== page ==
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“Our most important are our earliest years ;
The mind impressible and soft, with ease
WERTHEIMER AND CO., PRINTERS, FINSBURY CIRCUS.
Questions on materials of food, clothing, etc. .
school, and on paper in the evening . . .
Words ending in ometry and ology .
Table of the velocity and force the wind
. . .
Éclipses . .
. 70, 71
PREFACE. The reader must not expect anything like perfection in the following pages, or that the matter which they contain is arranged in the best possible order; they are intended to give an idea of what is taught in the school here, and the manner of teaching it: the Author feels that if anything of this kind had fallen in his own way when this school opened, it would have saved him much trouble; however, without apologising for their imperfections, or attempting to point out their merits (the former of which others will but too readily see), such as they are," he casts his bread upon the waters," hoping that it may in some way or other advance the cause of education : there will, no doubt, be found in it some chaff, but not unmixed, he is willing to hope, with some wheat also, which may be worth picking out : on the whole, as the man who purchased an axe of the blacksmith, which he wished to have all over polished like the edge, to which the latter agreed on condition that he would turn the grindstone, but finding the labour of so doing greater than he expected, said, he was not quite sure that he did not prefer a speckled axe to a bright one; so I feel myself obliged to let my axe go forth with many specks upon it ; however, such as it is, take it, reader! profit from the bright spots, if it has any, and be lenient to the specks.
King's SOMBORNE; April, 18, 1847,
PREFACE TO THE SEVENTH EDITION. A New Edition of this little work having been called for, I avail myself of the opportunity of adding a few remarks on subjects of interest, arising out of the altered and vary, ing conditions of our educational wants, and which are given in this prefatory chapter, as being the most convenient form in which to give them.
The observations in former editions on the supply of books to schools by the Committee of Council are omitted, the conditions on which grants are now made rendering them unnecessary, and a new book list, with the altered conditions, has lately been issued; Also a revised list of scientific apparatus for the use of elementary schools, with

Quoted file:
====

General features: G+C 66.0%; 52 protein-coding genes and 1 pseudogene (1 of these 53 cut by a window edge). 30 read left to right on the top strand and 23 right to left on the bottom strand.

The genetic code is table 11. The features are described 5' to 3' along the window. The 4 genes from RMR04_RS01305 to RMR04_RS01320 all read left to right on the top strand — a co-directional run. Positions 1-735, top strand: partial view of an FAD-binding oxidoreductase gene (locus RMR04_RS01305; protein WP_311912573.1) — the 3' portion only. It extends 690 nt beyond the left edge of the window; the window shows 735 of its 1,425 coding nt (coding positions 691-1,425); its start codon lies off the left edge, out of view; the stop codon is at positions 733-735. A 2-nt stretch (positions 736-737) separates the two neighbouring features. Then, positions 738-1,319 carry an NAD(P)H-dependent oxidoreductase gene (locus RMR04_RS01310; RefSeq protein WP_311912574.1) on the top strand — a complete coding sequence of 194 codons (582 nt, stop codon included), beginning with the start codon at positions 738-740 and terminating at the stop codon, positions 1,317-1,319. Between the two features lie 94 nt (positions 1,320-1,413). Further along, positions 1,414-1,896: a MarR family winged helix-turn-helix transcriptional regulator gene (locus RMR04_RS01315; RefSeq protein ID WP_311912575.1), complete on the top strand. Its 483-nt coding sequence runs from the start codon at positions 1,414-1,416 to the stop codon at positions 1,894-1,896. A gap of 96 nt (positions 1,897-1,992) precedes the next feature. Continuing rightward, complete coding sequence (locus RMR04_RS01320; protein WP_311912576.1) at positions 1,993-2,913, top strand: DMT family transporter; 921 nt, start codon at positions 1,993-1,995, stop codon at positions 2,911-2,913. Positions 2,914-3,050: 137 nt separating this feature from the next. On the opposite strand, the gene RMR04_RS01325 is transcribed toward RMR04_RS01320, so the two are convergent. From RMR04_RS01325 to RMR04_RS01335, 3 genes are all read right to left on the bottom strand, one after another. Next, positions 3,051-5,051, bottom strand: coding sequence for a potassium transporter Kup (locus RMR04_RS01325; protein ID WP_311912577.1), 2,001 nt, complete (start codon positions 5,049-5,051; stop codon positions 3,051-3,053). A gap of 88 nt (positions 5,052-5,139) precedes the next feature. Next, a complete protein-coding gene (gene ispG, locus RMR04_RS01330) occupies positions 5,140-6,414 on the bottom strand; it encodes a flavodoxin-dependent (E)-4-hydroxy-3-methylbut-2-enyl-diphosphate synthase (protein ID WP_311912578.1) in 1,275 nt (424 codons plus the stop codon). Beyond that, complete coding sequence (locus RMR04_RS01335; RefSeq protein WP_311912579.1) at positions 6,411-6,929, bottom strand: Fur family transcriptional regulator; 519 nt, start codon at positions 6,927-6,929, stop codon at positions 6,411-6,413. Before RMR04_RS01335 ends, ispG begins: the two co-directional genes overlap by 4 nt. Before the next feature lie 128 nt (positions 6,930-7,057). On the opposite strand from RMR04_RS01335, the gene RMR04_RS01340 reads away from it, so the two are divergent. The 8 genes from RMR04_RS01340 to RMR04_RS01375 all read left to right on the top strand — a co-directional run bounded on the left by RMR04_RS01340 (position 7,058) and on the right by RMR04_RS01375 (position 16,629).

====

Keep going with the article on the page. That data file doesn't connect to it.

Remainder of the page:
a special report, by the Rev. F. Temple, Her Majesty's Inspector of Training Schools.
The changes which have taken place in regulating the admission of persons to the civil service of the crown, and the adoption of an educational test for all the lower offices, and of limited competition for some, might also seem to render it unnecessary to continue the remarks on this subject; but I have allowed them to remain, as they are brief, and, in some measure, shew the progress of opinion which has led to this important change.
A Board of Commissioners, under whom the necessary examinations are conducted, has been in operation for some time, and their report laid before Parliament last Session, ought to be in the hands of all schoolmasters and others interested in the education of youth ; not from its pointing out the way to government situations, but from its shewing what are the useful and necessary educational requirements for business life, whether in the civil service of the country or in general commerce.
This Report to which I have written a preface, has been reprinted in a cheap form, by Messrs. Groombridge and Sons, in order to facilitate its circulation as widely as possible. It contains tabular statements of the requirements for the various offices in the different departments of the public servicelimits of age between which candidates are admissible, etc., with other information interesting to the public at large.'
Educational tests, as passports to employment, are not only necessary in the departments of the Civil Service of the Crown, but there is also a growing feeling in favor of them in mercantile life, when good writing, correct spelling, and a good knowledge of arithmetic are important requisites.
As a strong proof of this, when the Society of Aris were about to establish a system of examination of members of Mechanics’ Institutes in connexion with them, giving certificates of proficiency to deserving candidates after examination, a declaration of confidence in such certificates and of attaching a value to them as recommendations to employment, was signed by a large number of the leading commercial firms and employers of labour in different parts
* “ Manual of Educational Acquirements necessary for the Civil Service," etc. Messrs. Groombridge and Sons. Price 8d.